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    1. You bring up an important point about being able to help individuals through the use of TSM for individuals that may have had traumatic past experiences. This could almost be a form of therapy in which the soldiers might feel more comfortable deriving meaning from their dreams in this manner.

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  9. As being discussed above I found that this is a very interesting study, and am not surprised by the findings. It is nice to know that our predictions about how soldiers would have more aggressive dream was correct and am glad that there is research completed to back up this point. It is also nice to know that soldiers had realization about specific events from their past, through finding meaning in their dreams. Overall, I find it fascinating that people are using the TSM to find discovery and believe that people should try this method as it is supported through research.

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    1. My points were the same as Karen's! It's definitely an interesting research, not something you read/hear of everyday. The TSM method is definitely helpful for soldiers, as it helps them improve their overall quality of life. I hope to read/hear more about research on the TSM in the future.

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  10. I was also shocked at the validity of the TSM. I never knew it would be so effective for soldiers. That is great because now they can understand and reveal certain discoveries that appear in their dreams and why they act certain ways.

    This isn't something that I knew about before taking this course (TSM) but just like Karen Honeywell had stated, I also do beleive that this method should be supported through research as it has shown to measure what it is intended to.

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  11. When you say that TSM was effective in revealing the meaing of the dream, does that suggest that knowing the meaning enables better treatment for the soldier?
    Also, what specific relationships with their comerades are being referred to? Are they with fallen soldiers, those they were delpoyed with, or those who shared similar experiences during a rotation?

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  12. I’m not at all surprised that TSM was effective for helping soldiers reveal what their dreams mean. It also doesn’t surprise me that soldiers had more aggression and perceived threat in their dreams compared to male university students. If you think about it, these soldiers have been through experiences that would have high aggression and threats. I’m sure most male university students wouldn’t have experiences like this. As I said in the last blog topic, my brother is a soldier in the Canadian Army and he and some of his friends have had many restless nights and very intense dreams after coming home from Afghanistan. Because military mentality makes these men believe they have to act tough all of the time, many soldiers will not seek help to deal with the stress and anxiety of what they experienced overseas. This is where dream interpretation could help them identify how they are feeling in their waking life. I think it’s great that there was discovery for the soldiers because Im sure this made them aware of some of the anxiety and stress that they may have been unaware of, and perhaps this lead them to getting some professional help.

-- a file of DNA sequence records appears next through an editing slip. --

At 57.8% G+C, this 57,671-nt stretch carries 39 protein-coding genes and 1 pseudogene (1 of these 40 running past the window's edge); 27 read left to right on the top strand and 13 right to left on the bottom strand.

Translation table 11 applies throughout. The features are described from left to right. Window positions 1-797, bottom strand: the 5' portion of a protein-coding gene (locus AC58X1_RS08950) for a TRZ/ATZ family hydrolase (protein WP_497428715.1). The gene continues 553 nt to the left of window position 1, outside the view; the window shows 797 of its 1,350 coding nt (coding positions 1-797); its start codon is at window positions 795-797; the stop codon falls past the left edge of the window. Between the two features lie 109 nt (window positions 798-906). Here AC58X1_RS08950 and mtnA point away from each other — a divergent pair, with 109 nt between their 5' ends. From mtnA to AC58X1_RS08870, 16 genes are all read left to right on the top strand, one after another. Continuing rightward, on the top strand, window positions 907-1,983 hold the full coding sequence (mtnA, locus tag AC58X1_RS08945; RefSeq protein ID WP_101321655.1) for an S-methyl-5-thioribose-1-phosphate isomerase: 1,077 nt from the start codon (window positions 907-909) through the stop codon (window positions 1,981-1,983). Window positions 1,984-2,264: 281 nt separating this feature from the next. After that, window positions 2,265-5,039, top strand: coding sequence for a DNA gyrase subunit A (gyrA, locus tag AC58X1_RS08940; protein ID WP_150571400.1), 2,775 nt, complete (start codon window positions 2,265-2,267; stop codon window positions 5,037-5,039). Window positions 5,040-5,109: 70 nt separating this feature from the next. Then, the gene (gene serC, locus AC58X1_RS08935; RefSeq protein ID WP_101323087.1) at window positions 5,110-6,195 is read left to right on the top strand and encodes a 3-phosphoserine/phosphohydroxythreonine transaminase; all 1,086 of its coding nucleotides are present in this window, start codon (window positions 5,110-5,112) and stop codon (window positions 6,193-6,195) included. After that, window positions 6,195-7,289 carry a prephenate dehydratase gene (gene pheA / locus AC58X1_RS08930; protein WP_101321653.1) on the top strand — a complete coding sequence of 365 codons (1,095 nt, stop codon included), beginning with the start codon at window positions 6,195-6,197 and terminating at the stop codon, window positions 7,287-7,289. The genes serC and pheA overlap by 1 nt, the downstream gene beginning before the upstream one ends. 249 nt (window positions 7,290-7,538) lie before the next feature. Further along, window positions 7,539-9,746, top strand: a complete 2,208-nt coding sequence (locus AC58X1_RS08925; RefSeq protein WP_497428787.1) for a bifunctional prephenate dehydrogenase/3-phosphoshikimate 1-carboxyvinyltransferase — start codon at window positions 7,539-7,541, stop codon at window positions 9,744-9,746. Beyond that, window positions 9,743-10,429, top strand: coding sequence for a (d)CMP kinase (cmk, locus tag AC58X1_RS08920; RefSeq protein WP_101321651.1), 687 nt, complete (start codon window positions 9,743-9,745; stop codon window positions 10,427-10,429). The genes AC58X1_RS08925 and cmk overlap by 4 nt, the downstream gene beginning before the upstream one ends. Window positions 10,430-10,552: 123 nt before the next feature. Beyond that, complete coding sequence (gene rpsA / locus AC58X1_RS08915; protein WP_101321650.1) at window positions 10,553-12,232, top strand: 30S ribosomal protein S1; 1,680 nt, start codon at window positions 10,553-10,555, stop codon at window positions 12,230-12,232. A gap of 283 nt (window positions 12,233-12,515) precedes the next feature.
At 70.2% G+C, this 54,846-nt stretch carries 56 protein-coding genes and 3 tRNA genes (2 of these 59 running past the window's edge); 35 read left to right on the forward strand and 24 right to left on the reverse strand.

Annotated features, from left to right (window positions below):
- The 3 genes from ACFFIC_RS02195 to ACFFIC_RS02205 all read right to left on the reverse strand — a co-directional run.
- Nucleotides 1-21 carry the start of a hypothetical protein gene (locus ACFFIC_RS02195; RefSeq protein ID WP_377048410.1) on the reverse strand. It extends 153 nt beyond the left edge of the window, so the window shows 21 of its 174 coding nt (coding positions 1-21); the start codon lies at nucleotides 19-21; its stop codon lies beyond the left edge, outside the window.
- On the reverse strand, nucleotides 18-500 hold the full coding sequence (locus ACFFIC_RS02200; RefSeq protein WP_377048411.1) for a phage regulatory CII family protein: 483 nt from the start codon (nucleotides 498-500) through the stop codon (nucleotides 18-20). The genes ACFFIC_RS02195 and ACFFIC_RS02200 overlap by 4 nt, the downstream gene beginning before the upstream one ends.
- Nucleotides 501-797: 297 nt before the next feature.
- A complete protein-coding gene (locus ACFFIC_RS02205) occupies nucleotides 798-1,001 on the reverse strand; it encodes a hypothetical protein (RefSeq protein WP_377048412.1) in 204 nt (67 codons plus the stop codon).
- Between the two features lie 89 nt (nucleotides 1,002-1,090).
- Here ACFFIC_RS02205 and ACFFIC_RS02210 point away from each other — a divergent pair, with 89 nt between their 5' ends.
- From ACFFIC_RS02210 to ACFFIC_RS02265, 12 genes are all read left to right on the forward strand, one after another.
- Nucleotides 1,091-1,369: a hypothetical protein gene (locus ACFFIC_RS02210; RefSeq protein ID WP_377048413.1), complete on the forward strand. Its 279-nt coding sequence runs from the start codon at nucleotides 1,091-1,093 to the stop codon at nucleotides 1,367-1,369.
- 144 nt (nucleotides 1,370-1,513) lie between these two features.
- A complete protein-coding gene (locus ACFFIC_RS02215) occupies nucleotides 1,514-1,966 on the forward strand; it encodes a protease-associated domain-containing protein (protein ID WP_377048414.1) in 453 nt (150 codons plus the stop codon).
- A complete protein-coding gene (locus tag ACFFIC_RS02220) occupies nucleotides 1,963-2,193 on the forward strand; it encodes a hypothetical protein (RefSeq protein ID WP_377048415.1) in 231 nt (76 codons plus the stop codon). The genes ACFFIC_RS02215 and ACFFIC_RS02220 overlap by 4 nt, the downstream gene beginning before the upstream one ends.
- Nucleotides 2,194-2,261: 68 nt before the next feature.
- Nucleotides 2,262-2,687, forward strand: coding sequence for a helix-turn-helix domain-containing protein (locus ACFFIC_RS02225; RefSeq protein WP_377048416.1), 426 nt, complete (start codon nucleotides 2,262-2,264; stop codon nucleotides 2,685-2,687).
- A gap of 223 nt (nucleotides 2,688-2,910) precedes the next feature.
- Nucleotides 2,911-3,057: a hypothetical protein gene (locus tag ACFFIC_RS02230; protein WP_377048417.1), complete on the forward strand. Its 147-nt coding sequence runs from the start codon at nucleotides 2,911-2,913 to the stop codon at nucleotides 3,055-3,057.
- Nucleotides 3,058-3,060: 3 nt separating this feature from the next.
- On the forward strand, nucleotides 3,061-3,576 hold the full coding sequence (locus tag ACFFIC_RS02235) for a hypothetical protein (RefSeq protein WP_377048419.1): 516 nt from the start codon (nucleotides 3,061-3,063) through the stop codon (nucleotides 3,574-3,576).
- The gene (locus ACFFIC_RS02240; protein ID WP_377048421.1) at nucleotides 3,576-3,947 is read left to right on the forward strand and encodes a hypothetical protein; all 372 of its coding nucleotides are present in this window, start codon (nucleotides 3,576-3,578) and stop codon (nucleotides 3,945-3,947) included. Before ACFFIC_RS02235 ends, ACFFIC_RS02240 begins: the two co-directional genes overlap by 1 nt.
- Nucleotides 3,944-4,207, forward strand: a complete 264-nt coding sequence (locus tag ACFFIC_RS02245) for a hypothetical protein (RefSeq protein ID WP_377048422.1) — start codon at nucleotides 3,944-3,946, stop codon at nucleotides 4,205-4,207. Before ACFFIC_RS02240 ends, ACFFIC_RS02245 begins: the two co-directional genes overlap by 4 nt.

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  13. I find it very interesting that you studied this topic and found supportive evidence for some of the predictions that we made earlier. It makes sense to me that soldiers would experience more aggression than students in general but especially in their dreams. I also think it is great that both students and soldiers found insight and meaning in their dream analysis using the TSM. This study definitely helps to support the suggestion that TSM is an effective method to draw conclusions from your dreams in regards to waking day events. I did not consider that relationships might factor into this study but it is certainly an interesting factor to consider and ponder.

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  14. I find it interesting that the soldiers would dream of their comrades. When I was blogging last week I did not think about that but it does make sense. In relation to what they experince over there it makes sense that they would have more aggressive dreams as well as feel threatened in their dreams. With them having these types of dreams it makes sense that they could develop disorders like PTSD.

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  15. I find it understandable that soldiers were able to learn about their relationships, including the relationships with their comrades, using the TSM method, because sometimes in war, that’s the only relationships they will have. Their comrades become more like family and after being around them all the time, it doesn’t surprise me that they end up in the dreamer’s dreams. I do not know what it is like to be in war, but I can imagine that some of the bonds formed relationship-wise can be unclear. We are with our families and friends and tell them we love them; the strength of our relationships with our close ones are normally clear to us. I think during war, relationships can build in more complicated ways because the focus is on the task at hand or war itself. Soldiers may not get to acknowledge their friendships or the feelings/bonds they have shared until after they are out of the war zone—just like many other emotions. Maybe only then can their mind (and dreams) place all the pieces together which includes the meaning of their relationships.